Referring to the state support budget, Senate Appropriations Chair Briggs Hopson, R-Vicksburg, said, “To keep government services at the level we expect them to be we have to spend a little extra money to keep up with inflationary costs. I think we have done that in a responsible way in this budget.”
Hopson said the budget for most state agencies grew by an average of 3.1%. But the budget, which was still being finalized late Monday also will include other significant spending — sometimes one-time spending. For instance, the Legislature is budgeting $54 million to the Department of Human Services for a new computer system designed to help the agency that oversees various federal social services to operate more efficiently.
Public education formula will be shorted again
One entity that it appears will not keep up with inflation is the appropriation for the Mississippi Adequate Education Program, which provides the state’s share of the basics to operate local school districts.
MAEP’s funding is expected to increase $83.2 million, or 3.7%. But about $45 million of that additional spending will go for a teacher pay raise approved during the 2021 session, meaning those funds will not be available to help with the more than 6% increase in inflationary costs.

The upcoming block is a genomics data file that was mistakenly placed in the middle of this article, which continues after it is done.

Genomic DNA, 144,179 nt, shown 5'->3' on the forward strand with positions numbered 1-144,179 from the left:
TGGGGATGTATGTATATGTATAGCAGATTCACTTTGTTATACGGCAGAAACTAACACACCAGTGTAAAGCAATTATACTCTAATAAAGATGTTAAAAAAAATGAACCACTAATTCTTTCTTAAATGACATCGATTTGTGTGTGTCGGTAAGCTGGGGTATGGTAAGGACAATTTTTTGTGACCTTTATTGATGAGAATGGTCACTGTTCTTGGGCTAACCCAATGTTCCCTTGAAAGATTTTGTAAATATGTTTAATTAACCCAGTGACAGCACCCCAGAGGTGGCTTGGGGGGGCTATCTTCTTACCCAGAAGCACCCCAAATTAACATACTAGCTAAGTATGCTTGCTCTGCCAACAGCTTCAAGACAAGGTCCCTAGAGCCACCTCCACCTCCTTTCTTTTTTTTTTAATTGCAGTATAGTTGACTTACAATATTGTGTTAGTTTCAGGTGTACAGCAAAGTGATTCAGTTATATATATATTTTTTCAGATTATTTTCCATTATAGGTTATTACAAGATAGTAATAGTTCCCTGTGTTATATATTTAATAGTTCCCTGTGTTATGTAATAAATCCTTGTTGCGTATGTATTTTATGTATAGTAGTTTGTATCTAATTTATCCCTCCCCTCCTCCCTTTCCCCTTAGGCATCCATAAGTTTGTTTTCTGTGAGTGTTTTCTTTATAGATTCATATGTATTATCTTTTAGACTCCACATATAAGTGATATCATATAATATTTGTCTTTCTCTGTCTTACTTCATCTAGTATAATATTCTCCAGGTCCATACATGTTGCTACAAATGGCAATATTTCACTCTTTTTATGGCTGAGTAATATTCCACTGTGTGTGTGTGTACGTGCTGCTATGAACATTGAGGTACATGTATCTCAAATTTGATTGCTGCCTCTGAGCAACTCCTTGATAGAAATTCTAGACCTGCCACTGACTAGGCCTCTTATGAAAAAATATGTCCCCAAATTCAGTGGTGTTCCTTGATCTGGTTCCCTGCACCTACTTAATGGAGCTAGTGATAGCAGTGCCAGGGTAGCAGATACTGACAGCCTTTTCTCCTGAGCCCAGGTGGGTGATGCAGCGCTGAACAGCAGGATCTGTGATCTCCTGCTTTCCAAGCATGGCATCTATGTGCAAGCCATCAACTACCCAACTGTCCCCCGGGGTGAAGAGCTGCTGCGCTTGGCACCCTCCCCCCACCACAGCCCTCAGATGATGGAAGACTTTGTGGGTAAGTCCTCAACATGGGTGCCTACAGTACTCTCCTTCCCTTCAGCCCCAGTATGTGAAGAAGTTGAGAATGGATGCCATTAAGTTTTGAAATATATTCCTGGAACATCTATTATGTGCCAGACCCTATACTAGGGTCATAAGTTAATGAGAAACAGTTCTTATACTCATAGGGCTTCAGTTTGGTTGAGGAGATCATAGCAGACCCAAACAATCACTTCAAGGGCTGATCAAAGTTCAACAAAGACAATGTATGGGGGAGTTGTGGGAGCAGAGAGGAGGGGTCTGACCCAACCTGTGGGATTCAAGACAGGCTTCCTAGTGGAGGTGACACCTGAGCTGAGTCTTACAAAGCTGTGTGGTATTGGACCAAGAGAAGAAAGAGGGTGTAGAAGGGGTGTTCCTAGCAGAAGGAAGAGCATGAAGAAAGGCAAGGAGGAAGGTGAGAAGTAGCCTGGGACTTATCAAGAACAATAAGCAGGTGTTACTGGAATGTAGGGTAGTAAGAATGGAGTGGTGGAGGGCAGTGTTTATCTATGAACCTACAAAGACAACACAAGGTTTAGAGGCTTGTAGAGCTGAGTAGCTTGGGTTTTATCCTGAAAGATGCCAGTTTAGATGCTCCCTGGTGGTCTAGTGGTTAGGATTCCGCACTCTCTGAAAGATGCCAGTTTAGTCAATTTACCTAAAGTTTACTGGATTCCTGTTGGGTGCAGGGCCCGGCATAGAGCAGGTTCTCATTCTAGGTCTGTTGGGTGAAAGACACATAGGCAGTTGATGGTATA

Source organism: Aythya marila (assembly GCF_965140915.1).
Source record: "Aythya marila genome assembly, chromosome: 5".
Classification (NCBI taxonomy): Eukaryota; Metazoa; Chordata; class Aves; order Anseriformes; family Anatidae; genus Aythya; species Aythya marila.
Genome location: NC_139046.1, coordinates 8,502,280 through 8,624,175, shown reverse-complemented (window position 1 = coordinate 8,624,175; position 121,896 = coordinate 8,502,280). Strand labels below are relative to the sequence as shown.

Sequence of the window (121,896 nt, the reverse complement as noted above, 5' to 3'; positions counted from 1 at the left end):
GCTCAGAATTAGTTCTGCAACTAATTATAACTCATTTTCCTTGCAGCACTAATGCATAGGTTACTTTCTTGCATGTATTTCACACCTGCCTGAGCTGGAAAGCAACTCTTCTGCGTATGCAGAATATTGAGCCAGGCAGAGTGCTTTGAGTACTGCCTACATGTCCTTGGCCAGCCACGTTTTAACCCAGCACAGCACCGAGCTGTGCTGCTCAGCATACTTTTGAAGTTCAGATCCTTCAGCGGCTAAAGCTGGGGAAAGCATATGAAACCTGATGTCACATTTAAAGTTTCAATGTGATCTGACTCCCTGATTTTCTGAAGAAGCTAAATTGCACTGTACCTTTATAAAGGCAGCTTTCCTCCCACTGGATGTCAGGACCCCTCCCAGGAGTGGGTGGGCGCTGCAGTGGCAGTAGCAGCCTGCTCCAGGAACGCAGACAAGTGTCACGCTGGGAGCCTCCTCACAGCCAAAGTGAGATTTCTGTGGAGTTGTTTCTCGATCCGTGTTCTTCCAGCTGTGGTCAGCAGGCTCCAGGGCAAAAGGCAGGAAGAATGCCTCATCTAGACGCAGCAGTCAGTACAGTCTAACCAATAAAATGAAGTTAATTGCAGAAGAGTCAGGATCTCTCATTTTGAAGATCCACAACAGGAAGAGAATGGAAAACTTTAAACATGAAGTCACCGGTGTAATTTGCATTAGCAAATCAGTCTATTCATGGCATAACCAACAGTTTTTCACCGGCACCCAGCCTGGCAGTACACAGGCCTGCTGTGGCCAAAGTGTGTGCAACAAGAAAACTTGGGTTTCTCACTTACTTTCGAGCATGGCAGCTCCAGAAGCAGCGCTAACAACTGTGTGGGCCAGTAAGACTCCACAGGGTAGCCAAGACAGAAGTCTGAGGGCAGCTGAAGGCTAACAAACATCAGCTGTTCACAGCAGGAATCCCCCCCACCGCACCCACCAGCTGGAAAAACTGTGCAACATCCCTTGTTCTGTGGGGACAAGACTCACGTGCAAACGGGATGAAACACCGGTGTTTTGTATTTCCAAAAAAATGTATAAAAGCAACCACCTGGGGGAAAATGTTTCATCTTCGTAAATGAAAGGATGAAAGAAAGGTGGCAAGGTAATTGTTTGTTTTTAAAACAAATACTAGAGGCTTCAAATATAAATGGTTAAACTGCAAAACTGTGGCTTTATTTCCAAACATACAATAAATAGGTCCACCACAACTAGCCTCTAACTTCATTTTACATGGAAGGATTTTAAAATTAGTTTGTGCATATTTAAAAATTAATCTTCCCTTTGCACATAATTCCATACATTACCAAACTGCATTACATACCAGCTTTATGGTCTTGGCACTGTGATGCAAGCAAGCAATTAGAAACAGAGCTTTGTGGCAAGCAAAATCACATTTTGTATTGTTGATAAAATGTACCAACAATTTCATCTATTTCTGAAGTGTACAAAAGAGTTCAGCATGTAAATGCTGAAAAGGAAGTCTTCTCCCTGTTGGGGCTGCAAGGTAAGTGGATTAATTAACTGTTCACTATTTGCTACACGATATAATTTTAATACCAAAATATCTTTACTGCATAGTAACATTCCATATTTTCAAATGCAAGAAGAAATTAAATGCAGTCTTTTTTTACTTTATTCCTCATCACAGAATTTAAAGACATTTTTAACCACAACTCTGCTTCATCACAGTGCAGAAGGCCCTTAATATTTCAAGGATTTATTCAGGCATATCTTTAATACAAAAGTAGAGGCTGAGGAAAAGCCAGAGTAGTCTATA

Senate Education Chair Dennis DeBar, R-Leakesville, said MAEP will be about $304 million short of full funding.
The budget also will include $246 million for the teacher pay raise approved this year by the Legislature. Those funds for the latest pay raise will not be incorporated into the MAEP funding formula until next year.
In addition, it appears that both the community colleges and public universities will receive sizable increases that can be used to provide faculty pay raises. The budget for the 15 community colleges is expected to increase almost 11% or $27.4 million, while the budget for the eight public universities is slated to jump by $125.7 million or 17%.
The budget also includes funds to pay for the increased costs to employees in the state health insurance program.